With that memory unfolded in his mind, Simon stood up and stretched. Then as his grandmother had told him, he looked to the horizon. He saw the people, milling around, doing their chores, working their jobs, raising their families, getting on with life as usual, but no Messiah. How long had he been looking to the horizon, twenty years, thirty years. Actually it was more like forty years. Simon thought once more about his grandmother and then in a whisper that only he could hear, he said, “Maybe it is time for the next generation to start looking.” With that, he picked up his folded nets and began walking home.

Simon arrived at his house and was putting his nets in the shed when suddenly he heard a voice calling out his name. “Simon, where have you been?” That little twinge of fear shot up through Simon’s spine when he turned around and realized that it as his brother Andrew.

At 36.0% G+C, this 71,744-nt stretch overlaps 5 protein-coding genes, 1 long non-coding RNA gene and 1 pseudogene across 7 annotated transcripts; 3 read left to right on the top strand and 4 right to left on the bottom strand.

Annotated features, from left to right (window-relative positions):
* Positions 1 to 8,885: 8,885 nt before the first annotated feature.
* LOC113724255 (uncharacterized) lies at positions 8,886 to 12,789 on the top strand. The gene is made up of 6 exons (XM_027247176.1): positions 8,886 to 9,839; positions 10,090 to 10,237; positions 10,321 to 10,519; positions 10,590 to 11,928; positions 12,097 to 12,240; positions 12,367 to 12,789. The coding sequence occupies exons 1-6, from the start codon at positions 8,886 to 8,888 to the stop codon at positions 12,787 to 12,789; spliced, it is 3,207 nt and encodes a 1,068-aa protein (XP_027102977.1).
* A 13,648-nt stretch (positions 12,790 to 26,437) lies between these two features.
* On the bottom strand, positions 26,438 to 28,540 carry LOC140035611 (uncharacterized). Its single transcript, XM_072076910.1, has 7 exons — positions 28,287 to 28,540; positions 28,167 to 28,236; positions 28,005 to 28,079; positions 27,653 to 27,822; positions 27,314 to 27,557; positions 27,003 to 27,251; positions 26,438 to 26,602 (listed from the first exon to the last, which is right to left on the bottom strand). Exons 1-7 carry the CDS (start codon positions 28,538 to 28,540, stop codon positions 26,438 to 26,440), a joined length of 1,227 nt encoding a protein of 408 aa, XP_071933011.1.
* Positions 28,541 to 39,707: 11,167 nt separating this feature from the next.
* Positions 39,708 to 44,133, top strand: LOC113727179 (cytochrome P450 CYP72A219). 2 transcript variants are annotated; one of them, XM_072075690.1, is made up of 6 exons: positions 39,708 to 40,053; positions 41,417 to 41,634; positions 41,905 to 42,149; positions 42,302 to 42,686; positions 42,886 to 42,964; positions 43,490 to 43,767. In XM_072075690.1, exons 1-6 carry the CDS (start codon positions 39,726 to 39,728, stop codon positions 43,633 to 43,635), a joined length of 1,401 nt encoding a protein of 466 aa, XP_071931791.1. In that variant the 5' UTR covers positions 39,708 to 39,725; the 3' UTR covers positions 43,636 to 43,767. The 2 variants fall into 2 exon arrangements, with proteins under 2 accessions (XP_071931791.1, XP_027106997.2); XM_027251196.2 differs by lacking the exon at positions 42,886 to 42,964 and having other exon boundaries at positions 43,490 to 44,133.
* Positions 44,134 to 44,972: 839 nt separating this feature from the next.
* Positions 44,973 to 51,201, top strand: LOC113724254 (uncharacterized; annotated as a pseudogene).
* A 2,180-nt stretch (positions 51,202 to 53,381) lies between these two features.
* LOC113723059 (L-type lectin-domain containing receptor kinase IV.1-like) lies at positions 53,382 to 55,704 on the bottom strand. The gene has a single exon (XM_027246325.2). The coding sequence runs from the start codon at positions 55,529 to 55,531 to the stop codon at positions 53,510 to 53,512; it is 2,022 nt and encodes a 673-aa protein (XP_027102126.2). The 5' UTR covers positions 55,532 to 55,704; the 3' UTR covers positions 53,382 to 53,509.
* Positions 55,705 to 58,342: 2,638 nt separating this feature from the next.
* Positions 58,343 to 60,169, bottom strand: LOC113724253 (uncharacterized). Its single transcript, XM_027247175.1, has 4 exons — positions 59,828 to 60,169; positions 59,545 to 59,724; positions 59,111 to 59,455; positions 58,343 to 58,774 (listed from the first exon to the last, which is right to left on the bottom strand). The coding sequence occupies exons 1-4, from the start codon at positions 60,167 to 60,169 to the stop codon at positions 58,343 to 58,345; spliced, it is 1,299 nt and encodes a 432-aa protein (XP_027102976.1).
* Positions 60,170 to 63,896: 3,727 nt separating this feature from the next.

“What do you mean where have I been. Where do you think I was? I was out on the lake, fishing. You know, it’s what we do. It’s called work. The question is, where were you? You are supposed to be helping me.” For a moment, Andrew didn’t know what to say. He knew Simon had a quick temper and the last thing Andrew wanted to do was upset Simon even more.

“I was with John. You know, the baptizer,” Andrew said in a very quiet voice. Simon took a deep breath. He couldn’t fault Andrew for wanting to listen to John. After all, if Simon had his choice, that is what he would be doing. They hadn’t had a prophet in years and John was a fireball, kept telling the people to repent and get ready because the Messiah was coming. Just like what Grandmother used to say, thought Simon.

“Simon,” Andrew said, snapping Simon out of his momentary reflection, “we found him.”

  “You found who?”
  “Him, the one, the Messiah, we found him.”
  “What do you mean you found him? How do you know.”